Finalizing Turing Test Questions

I know. I’m excited, too

I want to get these settled so people can sign up to participate in the Ideological Turing Test and start doing their homework.  I want to have three to four questions total, and, based on previous comment thread discussions, these two have already made the cut:

  1. When (if ever) have you deferred to your philosophical or theological system over your intuitions?
  2. Are there people whose opinions on morality you trust more than your own? How do you recognize them? How is trusting them different than trusting someone’s opinion on physics?

These are written to be applicable to believers or non-believers.  The questions-to-be-added could be similarly universal, or they could be designed specifically for atheists or believers.  Here a couple of proposed questions and topics you guys have mentioned that I found promising:

  • (Atheists only) Albert Einstein once wrote, “The eternal mystery of the world is its comprehensibility … The fact that it is comprehensible is a miracle.” Do you agree that the comprehensibility of the universe is something that ought to be explained in some way (if so, please do so), or should it simply be taken as a brute fact? Keep in mind here that Einstein was a physicist, rather than a biologist, so it’s probably more reasonable to assume he is talking about the laws of nature rather than evolution.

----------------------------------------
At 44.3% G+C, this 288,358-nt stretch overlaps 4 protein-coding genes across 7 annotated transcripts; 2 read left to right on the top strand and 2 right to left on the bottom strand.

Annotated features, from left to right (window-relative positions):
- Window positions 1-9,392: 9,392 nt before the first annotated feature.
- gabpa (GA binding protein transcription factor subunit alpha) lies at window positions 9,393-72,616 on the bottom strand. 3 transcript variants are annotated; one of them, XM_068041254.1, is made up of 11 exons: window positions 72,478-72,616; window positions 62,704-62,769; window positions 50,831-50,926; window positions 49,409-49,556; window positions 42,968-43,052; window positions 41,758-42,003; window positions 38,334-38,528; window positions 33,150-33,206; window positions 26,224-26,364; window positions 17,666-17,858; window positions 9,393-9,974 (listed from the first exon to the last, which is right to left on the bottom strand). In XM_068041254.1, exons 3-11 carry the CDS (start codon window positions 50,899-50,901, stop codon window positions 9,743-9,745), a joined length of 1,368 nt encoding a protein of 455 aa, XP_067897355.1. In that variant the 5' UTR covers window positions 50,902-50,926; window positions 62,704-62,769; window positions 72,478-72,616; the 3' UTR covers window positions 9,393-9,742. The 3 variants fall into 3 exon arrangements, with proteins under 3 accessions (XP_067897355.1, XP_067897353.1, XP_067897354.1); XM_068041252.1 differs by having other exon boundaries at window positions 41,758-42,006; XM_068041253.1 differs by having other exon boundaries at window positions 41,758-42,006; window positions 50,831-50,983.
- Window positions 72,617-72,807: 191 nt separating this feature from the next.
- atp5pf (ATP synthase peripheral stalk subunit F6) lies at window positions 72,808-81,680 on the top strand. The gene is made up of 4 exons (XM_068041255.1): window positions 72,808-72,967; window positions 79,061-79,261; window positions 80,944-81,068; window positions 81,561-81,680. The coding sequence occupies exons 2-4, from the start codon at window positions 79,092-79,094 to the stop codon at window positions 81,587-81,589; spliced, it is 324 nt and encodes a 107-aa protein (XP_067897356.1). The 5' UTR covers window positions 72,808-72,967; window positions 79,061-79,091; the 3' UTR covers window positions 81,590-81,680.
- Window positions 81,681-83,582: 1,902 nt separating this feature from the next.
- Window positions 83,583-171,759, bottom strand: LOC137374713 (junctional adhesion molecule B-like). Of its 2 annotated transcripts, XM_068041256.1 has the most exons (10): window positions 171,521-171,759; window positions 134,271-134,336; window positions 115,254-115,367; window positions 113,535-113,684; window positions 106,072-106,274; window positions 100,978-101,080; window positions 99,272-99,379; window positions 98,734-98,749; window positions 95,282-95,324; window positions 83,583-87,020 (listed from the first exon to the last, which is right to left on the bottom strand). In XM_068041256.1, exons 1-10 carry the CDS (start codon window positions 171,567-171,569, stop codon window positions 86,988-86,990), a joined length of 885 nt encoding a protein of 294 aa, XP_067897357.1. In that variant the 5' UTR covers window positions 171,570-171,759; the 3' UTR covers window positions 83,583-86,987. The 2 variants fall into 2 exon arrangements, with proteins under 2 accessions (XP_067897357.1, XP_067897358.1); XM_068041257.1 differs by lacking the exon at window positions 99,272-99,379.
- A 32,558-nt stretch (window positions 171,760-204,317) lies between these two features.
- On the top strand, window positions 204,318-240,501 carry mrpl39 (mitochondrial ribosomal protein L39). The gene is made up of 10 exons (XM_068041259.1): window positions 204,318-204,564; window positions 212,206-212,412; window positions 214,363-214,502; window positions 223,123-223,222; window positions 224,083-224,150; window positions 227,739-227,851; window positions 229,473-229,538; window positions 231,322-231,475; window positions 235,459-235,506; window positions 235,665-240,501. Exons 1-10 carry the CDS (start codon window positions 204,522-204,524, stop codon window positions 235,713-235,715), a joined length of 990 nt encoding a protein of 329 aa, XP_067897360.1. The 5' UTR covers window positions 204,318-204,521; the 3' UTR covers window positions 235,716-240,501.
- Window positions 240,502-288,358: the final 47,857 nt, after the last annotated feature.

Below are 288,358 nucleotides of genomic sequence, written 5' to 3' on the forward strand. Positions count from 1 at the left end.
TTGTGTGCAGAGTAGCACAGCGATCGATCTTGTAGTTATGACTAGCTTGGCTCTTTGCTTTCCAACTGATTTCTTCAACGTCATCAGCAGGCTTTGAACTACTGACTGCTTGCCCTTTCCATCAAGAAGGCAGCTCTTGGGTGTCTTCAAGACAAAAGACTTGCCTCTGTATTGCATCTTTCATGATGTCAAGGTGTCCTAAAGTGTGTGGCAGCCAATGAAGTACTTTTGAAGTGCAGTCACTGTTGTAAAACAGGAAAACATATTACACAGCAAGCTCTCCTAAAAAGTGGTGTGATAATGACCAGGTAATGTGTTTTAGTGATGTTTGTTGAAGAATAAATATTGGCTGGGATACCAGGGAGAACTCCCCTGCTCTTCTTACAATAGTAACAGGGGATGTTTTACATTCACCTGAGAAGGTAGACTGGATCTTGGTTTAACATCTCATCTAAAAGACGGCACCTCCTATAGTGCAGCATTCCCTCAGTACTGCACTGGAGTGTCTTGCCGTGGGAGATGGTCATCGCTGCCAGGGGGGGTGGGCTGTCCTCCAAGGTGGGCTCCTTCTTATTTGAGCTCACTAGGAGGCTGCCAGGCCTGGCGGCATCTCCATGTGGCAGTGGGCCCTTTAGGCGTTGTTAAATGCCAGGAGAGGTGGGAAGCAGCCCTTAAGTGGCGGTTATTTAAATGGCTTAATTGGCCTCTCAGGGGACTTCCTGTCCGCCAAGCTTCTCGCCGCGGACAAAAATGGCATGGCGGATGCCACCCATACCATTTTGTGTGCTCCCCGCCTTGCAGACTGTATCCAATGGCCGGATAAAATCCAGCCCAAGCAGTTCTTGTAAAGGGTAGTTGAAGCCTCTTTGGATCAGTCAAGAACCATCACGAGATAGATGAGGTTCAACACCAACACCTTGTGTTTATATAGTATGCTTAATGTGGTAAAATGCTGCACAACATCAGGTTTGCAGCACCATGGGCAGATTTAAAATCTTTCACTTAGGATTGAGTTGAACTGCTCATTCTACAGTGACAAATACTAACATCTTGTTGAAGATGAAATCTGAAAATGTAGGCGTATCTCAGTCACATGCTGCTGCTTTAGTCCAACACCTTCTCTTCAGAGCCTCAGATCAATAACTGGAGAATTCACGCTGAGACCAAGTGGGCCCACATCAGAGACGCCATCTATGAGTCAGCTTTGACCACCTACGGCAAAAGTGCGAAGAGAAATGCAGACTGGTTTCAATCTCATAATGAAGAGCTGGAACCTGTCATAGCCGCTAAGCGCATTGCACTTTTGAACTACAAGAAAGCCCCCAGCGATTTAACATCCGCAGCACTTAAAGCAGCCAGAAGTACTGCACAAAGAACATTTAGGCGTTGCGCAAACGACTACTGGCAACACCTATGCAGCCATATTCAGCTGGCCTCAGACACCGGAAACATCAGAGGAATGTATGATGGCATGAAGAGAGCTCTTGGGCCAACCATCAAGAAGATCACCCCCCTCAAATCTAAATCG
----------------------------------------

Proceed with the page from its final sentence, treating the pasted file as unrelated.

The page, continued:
• (Atheists only) How important is atheism to your personal identity? In what ways is it connected to your other beliefs? How much does it end up influencing your actions and personal priorities?
  • (Atheists only) What legitimate needs do you see faith filling for believers, and how do you meet those needs in your own life?
  • (Topic only, question needed) Something about how people recognize and respond to the sublime
  • What would you say is wrong with the world, and what seems to you to be the way to resolve this problem?
  • How do you define ‘faith’?  Where, if anywhere, is this concept applicable outside religion?

Interestingly, almost no one contributed Christian-specific question.  Also interesting, most people of the people contributing Atheism-specific questions were Christian, so now’s the time for people on either side to take a good look at your philosophy’s real weak points (It’s good for you!).

I’m hoping to wrap up question selection this weekend, so participants know what they’re getting into, so comment early and often.

About Leah Libresco

Leah Anthony Libresco graduated from Yale in 2011. She works as an Editorial Assistant at The American Conservative by day, and by night writes for Patheos about theology, philosophy, and math at www.patheos.com/blogs/unequallyyoked. She was received into the Catholic Church in November 2012."

  • http://thoughtfulatheist.blogspot.com/ Jake

    I have a question on procedure here- are the Atheists trying to win the “Most Atheist Atheist” and the “Most Christian Atheist” awards, or just the “Most Christian Atheist” award? That is, are they supposed to be providing an answer that’s accurate to their own beliefs for their side, or an answer that is the most convincing Atheist-sounding answer they can give?

    • leahlibresco

      When you answer for your own side, you’re not trying to win Most Atheist Atheist, you’re just answering honestly.

      • http://prodigalnomore.wordpress.com/ The Ubiquitous

        Good ruling.

  • http://thinkinggrounds.blogspot.com Christian H